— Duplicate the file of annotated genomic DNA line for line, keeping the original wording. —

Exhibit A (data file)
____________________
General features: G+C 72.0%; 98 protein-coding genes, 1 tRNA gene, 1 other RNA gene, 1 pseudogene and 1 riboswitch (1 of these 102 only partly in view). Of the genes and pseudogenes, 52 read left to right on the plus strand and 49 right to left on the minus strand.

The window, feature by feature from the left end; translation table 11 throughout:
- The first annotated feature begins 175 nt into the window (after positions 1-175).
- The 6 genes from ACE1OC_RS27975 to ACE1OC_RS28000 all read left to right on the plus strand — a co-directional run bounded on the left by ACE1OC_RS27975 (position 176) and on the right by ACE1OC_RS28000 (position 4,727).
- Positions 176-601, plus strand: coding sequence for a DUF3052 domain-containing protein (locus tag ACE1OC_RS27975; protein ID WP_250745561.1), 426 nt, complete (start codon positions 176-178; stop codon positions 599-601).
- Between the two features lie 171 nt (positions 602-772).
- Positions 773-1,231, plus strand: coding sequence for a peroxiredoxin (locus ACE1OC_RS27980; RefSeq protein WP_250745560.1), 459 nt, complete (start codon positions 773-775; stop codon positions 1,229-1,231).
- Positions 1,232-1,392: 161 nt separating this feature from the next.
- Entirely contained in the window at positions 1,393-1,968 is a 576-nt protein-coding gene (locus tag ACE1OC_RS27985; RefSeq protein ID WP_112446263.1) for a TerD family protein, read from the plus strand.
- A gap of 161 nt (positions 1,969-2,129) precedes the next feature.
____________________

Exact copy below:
General features: G+C 72.0%; 98 protein-coding genes, 1 tRNA gene, 1 other RNA gene, 1 pseudogene and 1 riboswitch (1 of these 102 only partly in view). Of the genes and pseudogenes, 52 read left to right on the plus strand and 49 right to left on the minus strand.

The window, feature by feature from the left end; translation table 11 throughout:
- The first annotated feature begins 175 nt into the window (after positions 1-175).
- The 6 genes from ACE1OC_RS27975 to ACE1OC_RS28000 all read left to right on the plus strand — a co-directional run bounded on the left by ACE1OC_RS27975 (position 176) and on the right by ACE1OC_RS28000 (position 4,727).
- Positions 176-601, plus strand: coding sequence for a DUF3052 domain-containing protein (locus tag ACE1OC_RS27975; protein ID WP_250745561.1), 426 nt, complete (start codon positions 176-178; stop codon positions 599-601).
- Between the two features lie 171 nt (positions 602-772).
- Positions 773-1,231, plus strand: coding sequence for a peroxiredoxin (locus ACE1OC_RS27980; RefSeq protein WP_250745560.1), 459 nt, complete (start codon positions 773-775; stop codon positions 1,229-1,231).
- Positions 1,232-1,392: 161 nt separating this feature from the next.
- Entirely contained in the window at positions 1,393-1,968 is a 576-nt protein-coding gene (locus tag ACE1OC_RS27985; RefSeq protein ID WP_112446263.1) for a TerD family protein, read from the plus strand.
- A gap of 161 nt (positions 1,969-2,129) precedes the next feature.